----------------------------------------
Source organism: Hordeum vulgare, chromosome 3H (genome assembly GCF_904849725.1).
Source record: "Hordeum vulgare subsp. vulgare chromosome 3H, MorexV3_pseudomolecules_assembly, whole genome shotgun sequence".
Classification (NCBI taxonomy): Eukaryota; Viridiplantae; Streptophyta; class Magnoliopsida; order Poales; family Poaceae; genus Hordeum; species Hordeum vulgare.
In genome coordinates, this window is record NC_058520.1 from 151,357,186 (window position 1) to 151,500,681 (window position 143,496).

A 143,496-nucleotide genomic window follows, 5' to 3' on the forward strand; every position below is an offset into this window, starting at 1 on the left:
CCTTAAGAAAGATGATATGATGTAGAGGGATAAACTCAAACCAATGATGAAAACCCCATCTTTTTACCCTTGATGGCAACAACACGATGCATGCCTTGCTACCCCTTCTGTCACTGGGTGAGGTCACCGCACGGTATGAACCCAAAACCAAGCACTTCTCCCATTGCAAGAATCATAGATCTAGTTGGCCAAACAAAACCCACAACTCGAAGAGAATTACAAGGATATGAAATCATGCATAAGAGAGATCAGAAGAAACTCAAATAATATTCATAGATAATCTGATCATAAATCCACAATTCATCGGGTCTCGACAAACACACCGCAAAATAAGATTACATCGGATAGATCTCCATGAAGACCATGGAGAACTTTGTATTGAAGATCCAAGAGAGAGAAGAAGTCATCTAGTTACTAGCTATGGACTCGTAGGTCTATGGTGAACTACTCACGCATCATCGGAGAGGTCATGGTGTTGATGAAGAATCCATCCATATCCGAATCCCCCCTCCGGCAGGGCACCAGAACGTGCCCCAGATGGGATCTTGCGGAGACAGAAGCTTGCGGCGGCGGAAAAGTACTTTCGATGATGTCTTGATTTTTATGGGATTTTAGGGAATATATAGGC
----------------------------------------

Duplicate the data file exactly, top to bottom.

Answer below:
Source organism: Hordeum vulgare, chromosome 3H (genome assembly GCF_904849725.1).
Source record: "Hordeum vulgare subsp. vulgare chromosome 3H, MorexV3_pseudomolecules_assembly, whole genome shotgun sequence".
Classification (NCBI taxonomy): Eukaryota; Viridiplantae; Streptophyta; class Magnoliopsida; order Poales; family Poaceae; genus Hordeum; species Hordeum vulgare.
In genome coordinates, this window is record NC_058520.1 from 151,357,186 (window position 1) to 151,500,681 (window position 143,496).

A 143,496-nucleotide genomic window follows, 5' to 3' on the forward strand; every position below is an offset into this window, starting at 1 on the left:
CCTTAAGAAAGATGATATGATGTAGAGGGATAAACTCAAACCAATGATGAAAACCCCATCTTTTTACCCTTGATGGCAACAACACGATGCATGCCTTGCTACCCCTTCTGTCACTGGGTGAGGTCACCGCACGGTATGAACCCAAAACCAAGCACTTCTCCCATTGCAAGAATCATAGATCTAGTTGGCCAAACAAAACCCACAACTCGAAGAGAATTACAAGGATATGAAATCATGCATAAGAGAGATCAGAAGAAACTCAAATAATATTCATAGATAATCTGATCATAAATCCACAATTCATCGGGTCTCGACAAACACACCGCAAAATAAGATTACATCGGATAGATCTCCATGAAGACCATGGAGAACTTTGTATTGAAGATCCAAGAGAGAGAAGAAGTCATCTAGTTACTAGCTATGGACTCGTAGGTCTATGGTGAACTACTCACGCATCATCGGAGAGGTCATGGTGTTGATGAAGAATCCATCCATATCCGAATCCCCCCTCCGGCAGGGCACCAGAACGTGCCCCAGATGGGATCTTGCGGAGACAGAAGCTTGCGGCGGCGGAAAAGTACTTTCGATGATGTCTTGATTTTTATGGGATTTTAGGGAATATATAGGC